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Mid-South receiving more COVID-19 medications doctor calls part of ‘fix’ to normalcy

The Tennessee Department of Health announced its allocations of two antiviral pills to treat COVID-19 is increasing
Published: Feb. 16, 2022 at 6:37 PM CST
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MEMPHIS, Tenn. (WMC) - Doctors praise the recent COVID-19 antiviral pills on the market. Now, the Mid-South is poised to receive more of those pills.

The Tennessee Department of Health said it is continuing to get increased bi-weekly shipments of the two pills with the FDA’s emergency use authorization, Paxlovid by Pfizer and molnupiravir by Merck

“I’m a huge fan of these medications,” Baptist Infectious Disease Specialist Dr. Steve Threlkeld said. “I think they are what we need to get us over the finish line.”

The EUA allows for doctors to prescribe the pills to only high risk COVID-19 positive patients. Threlkeld said unlike the monoclonal antibodies the pills can have dangerous interactions with some medications.

“You need to know what your patient is taking before you run out and give them this drug,” Dr. Threlkeld said. “If you can do that we found them to be pretty well tolerated.”

More units of the medications mean more access. In Tennessee, the state health department supplied only one pharmacy chain, Walmart, with the medications because of limited supply.

As recently as last week officials in Shelby County said the Pfizer pill was in short supply. Memphis COO Doug McGowen called the bi-weekly allocations a ‘trickle.’

Now, all Tennessee pharmacies can start requesting doses from the allocations. TDH said pharmacies can request doses through the State REDCap survey

Tennessee received more than 8,200 of both of the medications combined in its last allocations, Mississippi and Arkansas received just over 3,600.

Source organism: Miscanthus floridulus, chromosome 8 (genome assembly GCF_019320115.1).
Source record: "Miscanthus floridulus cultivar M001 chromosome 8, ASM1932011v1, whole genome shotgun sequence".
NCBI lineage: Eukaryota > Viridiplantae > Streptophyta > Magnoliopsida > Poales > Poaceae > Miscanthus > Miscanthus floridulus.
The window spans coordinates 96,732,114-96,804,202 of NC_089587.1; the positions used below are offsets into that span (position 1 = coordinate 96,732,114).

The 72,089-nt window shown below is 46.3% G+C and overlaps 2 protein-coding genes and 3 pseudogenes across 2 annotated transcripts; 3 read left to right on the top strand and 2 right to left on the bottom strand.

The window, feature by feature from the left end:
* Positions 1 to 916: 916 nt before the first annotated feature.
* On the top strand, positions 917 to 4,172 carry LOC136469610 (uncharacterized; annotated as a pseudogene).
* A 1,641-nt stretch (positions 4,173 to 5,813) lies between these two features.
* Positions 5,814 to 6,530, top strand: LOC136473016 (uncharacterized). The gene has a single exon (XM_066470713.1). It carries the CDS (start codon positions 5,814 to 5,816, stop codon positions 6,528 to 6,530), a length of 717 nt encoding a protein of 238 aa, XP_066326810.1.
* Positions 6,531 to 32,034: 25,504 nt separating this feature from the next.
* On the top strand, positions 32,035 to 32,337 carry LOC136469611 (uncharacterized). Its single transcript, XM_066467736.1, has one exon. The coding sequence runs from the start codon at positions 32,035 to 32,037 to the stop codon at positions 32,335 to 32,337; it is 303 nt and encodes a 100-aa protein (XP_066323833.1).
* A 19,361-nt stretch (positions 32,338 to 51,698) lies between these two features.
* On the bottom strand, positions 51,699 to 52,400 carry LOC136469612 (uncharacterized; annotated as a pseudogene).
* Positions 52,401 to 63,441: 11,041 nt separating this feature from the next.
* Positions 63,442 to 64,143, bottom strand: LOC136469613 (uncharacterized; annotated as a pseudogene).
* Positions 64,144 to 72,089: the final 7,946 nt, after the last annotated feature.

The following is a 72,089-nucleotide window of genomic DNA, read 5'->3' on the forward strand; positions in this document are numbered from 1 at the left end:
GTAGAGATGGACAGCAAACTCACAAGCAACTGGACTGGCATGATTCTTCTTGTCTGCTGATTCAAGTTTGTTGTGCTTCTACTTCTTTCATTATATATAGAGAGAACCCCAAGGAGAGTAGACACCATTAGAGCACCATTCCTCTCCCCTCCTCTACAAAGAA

The next allocation will come next week. The Tennessee Department of Health said it does not know its allotted doses ahead of time.

Pfizer’s pill called Paxlovid has shown to be nearly 90% effective in preventing serious illness from COVID-19. Merk’s pill has a 30% efficacy rate.

“What we have currently in our hands would make up the fix for the lifestyle problems we’ve been having to get us back to a more normal situation,” Dr. Threlkeld said.

Threlkeld said the pills are only as good as the amount of testing we have. According to the EUA, you must have a positive COVID-19 test before being prescribed the medication. A lack of testing can lead to a patient missing the window of when the antiviral will be effective.

It’s recommended the pills are taken for mild to moderate COVID-19 cases in the first days of infection.

“This increase in allocations is something we have been anticipating for weeks,” said Tennessee Department of Health Commissioner Dr. Lisa Piercey, MD, MBA, FAAP in a press release Tuesday. “Our goal has always been to increase access to these treatments by onboarding more pharmacies to maximize access to patients. We have seen a steady increase in allocations to the state and know many pharmacies and providers are eager to offer this treatment to help mitigate COVID-19 disease progression for those at risk of a severe outcome.”

Action News 5 requested an interview with Dr. Piercey Wednesday but she was not available.

The Tennessee Department of Health will update its list of pharmacies with the pills every Friday.

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